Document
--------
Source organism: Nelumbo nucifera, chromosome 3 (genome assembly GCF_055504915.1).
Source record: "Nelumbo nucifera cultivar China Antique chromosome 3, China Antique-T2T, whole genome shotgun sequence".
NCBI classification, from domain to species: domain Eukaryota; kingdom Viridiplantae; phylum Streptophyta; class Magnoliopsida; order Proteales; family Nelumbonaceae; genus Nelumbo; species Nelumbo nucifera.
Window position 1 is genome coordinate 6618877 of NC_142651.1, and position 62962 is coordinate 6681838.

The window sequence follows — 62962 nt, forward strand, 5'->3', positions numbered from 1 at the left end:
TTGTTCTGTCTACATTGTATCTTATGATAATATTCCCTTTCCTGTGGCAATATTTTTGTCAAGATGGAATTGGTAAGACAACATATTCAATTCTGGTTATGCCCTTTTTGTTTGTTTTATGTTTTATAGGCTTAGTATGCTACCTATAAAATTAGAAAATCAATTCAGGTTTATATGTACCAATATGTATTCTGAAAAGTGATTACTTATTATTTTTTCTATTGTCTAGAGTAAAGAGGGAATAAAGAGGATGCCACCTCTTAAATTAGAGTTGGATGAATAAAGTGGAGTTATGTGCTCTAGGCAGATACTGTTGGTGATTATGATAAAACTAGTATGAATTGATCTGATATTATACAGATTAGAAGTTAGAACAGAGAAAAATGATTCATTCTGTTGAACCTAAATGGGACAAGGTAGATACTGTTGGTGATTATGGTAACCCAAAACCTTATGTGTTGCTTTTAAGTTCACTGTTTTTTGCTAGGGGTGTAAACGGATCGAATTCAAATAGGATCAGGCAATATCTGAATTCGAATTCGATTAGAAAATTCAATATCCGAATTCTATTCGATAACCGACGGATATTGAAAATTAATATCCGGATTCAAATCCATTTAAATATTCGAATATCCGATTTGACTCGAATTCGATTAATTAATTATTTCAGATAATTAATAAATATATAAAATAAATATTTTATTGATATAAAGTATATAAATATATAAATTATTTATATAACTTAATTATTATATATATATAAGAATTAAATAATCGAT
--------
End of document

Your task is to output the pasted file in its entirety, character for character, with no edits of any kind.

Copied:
Source organism: Nelumbo nucifera, chromosome 3 (genome assembly GCF_055504915.1).
Source record: "Nelumbo nucifera cultivar China Antique chromosome 3, China Antique-T2T, whole genome shotgun sequence".
NCBI classification, from domain to species: domain Eukaryota; kingdom Viridiplantae; phylum Streptophyta; class Magnoliopsida; order Proteales; family Nelumbonaceae; genus Nelumbo; species Nelumbo nucifera.
Window position 1 is genome coordinate 6618877 of NC_142651.1, and position 62962 is coordinate 6681838.

The window sequence follows — 62962 nt, forward strand, 5'->3', positions numbered from 1 at the left end:
TTGTTCTGTCTACATTGTATCTTATGATAATATTCCCTTTCCTGTGGCAATATTTTTGTCAAGATGGAATTGGTAAGACAACATATTCAATTCTGGTTATGCCCTTTTTGTTTGTTTTATGTTTTATAGGCTTAGTATGCTACCTATAAAATTAGAAAATCAATTCAGGTTTATATGTACCAATATGTATTCTGAAAAGTGATTACTTATTATTTTTTCTATTGTCTAGAGTAAAGAGGGAATAAAGAGGATGCCACCTCTTAAATTAGAGTTGGATGAATAAAGTGGAGTTATGTGCTCTAGGCAGATACTGTTGGTGATTATGATAAAACTAGTATGAATTGATCTGATATTATACAGATTAGAAGTTAGAACAGAGAAAAATGATTCATTCTGTTGAACCTAAATGGGACAAGGTAGATACTGTTGGTGATTATGGTAACCCAAAACCTTATGTGTTGCTTTTAAGTTCACTGTTTTTTGCTAGGGGTGTAAACGGATCGAATTCAAATAGGATCAGGCAATATCTGAATTCGAATTCGATTAGAAAATTCAATATCCGAATTCTATTCGATAACCGACGGATATTGAAAATTAATATCCGGATTCAAATCCATTTAAATATTCGAATATCCGATTTGACTCGAATTCGATTAATTAATTATTTCAGATAATTAATAAATATATAAAATAAATATTTTATTGATATAAAGTATATAAATATATAAATTATTTATATAACTTAATTATTATATATATATAAGAATTAAATAATCGAT